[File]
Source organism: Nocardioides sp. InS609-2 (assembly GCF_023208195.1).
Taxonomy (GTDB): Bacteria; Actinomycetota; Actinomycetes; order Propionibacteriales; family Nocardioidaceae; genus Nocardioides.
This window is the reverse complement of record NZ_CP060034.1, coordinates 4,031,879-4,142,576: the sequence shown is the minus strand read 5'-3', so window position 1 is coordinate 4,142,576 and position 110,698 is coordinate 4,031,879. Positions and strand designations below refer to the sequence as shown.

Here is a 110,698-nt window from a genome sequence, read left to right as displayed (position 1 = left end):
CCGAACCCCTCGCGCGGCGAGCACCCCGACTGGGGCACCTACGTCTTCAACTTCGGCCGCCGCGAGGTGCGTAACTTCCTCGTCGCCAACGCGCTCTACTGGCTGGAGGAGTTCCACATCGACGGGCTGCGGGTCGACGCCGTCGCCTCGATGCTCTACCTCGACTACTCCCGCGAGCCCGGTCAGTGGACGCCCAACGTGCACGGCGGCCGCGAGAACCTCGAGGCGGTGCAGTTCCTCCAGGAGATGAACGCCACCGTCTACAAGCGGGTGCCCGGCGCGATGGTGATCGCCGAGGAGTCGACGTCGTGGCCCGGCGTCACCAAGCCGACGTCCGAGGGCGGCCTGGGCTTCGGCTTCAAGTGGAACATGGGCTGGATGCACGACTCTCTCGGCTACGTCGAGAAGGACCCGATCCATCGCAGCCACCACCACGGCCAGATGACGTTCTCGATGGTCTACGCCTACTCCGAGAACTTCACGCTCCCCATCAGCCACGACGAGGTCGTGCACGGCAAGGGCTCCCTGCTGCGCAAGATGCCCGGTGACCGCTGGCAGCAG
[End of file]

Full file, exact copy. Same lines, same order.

Source organism: Nocardioides sp. InS609-2 (assembly GCF_023208195.1).
Taxonomy (GTDB): Bacteria; Actinomycetota; Actinomycetes; order Propionibacteriales; family Nocardioidaceae; genus Nocardioides.
This window is the reverse complement of record NZ_CP060034.1, coordinates 4,031,879-4,142,576: the sequence shown is the minus strand read 5'-3', so window position 1 is coordinate 4,142,576 and position 110,698 is coordinate 4,031,879. Positions and strand designations below refer to the sequence as shown.

Here is a 110,698-nt window from a genome sequence, read left to right as displayed (position 1 = left end):
CCGAACCCCTCGCGCGGCGAGCACCCCGACTGGGGCACCTACGTCTTCAACTTCGGCCGCCGCGAGGTGCGTAACTTCCTCGTCGCCAACGCGCTCTACTGGCTGGAGGAGTTCCACATCGACGGGCTGCGGGTCGACGCCGTCGCCTCGATGCTCTACCTCGACTACTCCCGCGAGCCCGGTCAGTGGACGCCCAACGTGCACGGCGGCCGCGAGAACCTCGAGGCGGTGCAGTTCCTCCAGGAGATGAACGCCACCGTCTACAAGCGGGTGCCCGGCGCGATGGTGATCGCCGAGGAGTCGACGTCGTGGCCCGGCGTCACCAAGCCGACGTCCGAGGGCGGCCTGGGCTTCGGCTTCAAGTGGAACATGGGCTGGATGCACGACTCTCTCGGCTACGTCGAGAAGGACCCGATCCATCGCAGCCACCACCACGGCCAGATGACGTTCTCGATGGTCTACGCCTACTCCGAGAACTTCACGCTCCCCATCAGCCACGACGAGGTCGTGCACGGCAAGGGCTCCCTGCTGCGCAAGATGCCCGGTGACCGCTGGCAGCAG